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8 tips for 'skating' in the military

Each year thousands of men and women enter the military with different expectations. Some end up making their military service a career, while others call it a day after completing their first contract.


Whatever you decide, here's a few tips on making those first enlisted years as manageable as possible.

1. Learn To Negotiate

It's well known that the E-4 and below run the show. Since you probably fall into this demographic, you get told what to do more than you get to tell others.

Find out a few job perks your MOS or rate has that others may value and consider trading goods or services for it.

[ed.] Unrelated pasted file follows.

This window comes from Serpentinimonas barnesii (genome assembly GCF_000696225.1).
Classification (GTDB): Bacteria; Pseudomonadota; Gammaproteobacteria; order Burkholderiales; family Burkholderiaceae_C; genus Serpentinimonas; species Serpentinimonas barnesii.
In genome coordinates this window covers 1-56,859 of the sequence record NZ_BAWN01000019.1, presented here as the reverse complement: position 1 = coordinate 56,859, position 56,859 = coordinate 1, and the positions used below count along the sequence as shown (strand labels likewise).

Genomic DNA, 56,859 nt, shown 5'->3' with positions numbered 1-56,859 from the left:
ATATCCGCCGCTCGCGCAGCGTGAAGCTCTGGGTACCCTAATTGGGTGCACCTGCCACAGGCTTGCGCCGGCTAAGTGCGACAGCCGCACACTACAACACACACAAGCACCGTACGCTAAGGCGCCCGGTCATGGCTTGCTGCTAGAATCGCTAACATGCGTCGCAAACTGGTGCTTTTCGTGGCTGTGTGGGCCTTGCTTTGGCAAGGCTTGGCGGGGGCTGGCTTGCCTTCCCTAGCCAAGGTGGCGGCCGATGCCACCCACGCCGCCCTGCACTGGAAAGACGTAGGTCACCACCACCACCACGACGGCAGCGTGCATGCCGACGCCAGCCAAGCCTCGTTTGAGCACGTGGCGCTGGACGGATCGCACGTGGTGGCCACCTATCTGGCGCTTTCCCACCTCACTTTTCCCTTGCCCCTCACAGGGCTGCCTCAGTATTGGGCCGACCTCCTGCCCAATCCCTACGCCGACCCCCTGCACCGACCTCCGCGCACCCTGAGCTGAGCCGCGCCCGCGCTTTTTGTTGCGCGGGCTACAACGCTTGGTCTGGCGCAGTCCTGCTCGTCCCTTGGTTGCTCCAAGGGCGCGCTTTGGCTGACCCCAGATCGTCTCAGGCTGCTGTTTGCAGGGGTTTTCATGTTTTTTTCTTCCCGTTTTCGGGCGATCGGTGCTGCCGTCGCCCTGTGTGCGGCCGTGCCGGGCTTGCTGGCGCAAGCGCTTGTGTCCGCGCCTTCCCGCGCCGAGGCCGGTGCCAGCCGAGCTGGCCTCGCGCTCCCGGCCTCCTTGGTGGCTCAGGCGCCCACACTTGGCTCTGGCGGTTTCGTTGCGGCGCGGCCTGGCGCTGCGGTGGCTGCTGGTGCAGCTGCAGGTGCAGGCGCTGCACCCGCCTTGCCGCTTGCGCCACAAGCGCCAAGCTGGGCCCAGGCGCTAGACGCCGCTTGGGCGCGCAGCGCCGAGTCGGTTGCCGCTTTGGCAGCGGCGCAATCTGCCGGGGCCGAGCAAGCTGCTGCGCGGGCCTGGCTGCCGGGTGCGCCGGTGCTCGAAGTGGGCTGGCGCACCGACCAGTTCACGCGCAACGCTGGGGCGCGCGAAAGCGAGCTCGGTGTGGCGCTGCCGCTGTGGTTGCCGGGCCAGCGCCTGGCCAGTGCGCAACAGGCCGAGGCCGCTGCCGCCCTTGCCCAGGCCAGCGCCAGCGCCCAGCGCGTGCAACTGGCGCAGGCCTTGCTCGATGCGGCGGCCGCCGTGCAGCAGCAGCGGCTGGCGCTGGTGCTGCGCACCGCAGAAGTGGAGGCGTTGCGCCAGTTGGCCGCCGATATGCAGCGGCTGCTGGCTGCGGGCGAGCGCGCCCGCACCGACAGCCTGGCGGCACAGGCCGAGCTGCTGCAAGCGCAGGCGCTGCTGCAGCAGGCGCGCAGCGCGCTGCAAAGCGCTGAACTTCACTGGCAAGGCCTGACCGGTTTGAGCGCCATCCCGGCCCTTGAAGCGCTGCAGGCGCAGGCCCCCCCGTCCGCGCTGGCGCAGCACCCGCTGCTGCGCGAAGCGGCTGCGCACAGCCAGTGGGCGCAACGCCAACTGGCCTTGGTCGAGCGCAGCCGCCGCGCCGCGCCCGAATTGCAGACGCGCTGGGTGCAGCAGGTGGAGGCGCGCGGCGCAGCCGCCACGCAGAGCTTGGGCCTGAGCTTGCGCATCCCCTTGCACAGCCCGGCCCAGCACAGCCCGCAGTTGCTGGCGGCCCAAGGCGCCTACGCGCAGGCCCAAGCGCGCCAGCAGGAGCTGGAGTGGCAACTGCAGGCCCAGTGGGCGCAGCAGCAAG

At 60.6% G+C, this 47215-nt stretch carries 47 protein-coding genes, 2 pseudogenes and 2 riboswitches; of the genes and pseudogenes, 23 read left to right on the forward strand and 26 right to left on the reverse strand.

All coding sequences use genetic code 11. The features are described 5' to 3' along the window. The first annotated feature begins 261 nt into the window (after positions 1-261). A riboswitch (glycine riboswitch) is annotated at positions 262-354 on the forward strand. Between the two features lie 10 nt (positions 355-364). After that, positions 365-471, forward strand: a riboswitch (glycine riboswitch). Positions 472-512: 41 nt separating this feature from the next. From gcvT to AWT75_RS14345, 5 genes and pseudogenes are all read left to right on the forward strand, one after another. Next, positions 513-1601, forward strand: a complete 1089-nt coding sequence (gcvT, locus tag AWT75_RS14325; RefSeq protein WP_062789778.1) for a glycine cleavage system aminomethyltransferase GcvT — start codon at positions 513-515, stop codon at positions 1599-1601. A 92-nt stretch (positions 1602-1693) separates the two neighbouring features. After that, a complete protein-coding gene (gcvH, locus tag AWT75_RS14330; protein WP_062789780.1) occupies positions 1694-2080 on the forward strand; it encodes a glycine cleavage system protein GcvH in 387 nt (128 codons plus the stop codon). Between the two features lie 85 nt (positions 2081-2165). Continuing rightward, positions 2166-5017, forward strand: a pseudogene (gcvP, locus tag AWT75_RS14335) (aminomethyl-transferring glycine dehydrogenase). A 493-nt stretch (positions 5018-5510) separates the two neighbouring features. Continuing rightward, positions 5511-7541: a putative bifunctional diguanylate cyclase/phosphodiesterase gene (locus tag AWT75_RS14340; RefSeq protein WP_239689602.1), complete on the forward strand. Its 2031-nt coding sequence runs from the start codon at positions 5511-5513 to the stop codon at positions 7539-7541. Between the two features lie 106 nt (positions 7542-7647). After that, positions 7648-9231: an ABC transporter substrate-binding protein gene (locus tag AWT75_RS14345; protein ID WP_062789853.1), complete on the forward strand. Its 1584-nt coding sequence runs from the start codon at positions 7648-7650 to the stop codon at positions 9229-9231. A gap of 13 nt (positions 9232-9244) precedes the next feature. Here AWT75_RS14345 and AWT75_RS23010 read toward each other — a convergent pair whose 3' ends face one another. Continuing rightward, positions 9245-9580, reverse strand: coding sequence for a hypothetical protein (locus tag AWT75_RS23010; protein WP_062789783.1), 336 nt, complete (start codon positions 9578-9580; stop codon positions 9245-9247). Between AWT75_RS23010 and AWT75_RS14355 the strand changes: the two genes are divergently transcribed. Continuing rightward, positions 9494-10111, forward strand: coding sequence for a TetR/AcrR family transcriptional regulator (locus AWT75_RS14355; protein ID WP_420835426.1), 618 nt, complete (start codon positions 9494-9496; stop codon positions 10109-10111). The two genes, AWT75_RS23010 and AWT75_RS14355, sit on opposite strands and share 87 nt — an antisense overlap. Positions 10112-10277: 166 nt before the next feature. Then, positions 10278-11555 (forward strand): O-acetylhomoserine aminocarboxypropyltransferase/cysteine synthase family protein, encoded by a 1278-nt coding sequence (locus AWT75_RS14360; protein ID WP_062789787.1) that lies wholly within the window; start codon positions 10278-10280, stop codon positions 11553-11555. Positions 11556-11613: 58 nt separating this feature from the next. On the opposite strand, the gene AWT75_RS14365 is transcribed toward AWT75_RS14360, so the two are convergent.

For instance: There's a company-wide hike approaching, and you don't feel like taking part. Get to know the staff at your local medical clinic and strike up a deal to get you out in exchange for something you have or can do for them later.

2. Out Of Sight — Out Of Mind

Staying under the radar can take the time to plan and practice to master. Knowing every nook and cranny in your general area can be useful when the boss enters with a job in mind and you need a place to hide.

3. Request Special Liberty

Here's a sneaky little strategy that many might overlook.

Service members in good standing can get approved for free days off that won't count against their accumulated leave days. Commands don't advertise this option as much to their personnel when they submit single-day leave requests, but you can still ask for one.

The key to getting this option approved is to find a low-Karmic risk reason why you "need" a particular day off.

Note: You don't want the false reason you use to ever come true. Choose wisely.

4. Volunteer for day time events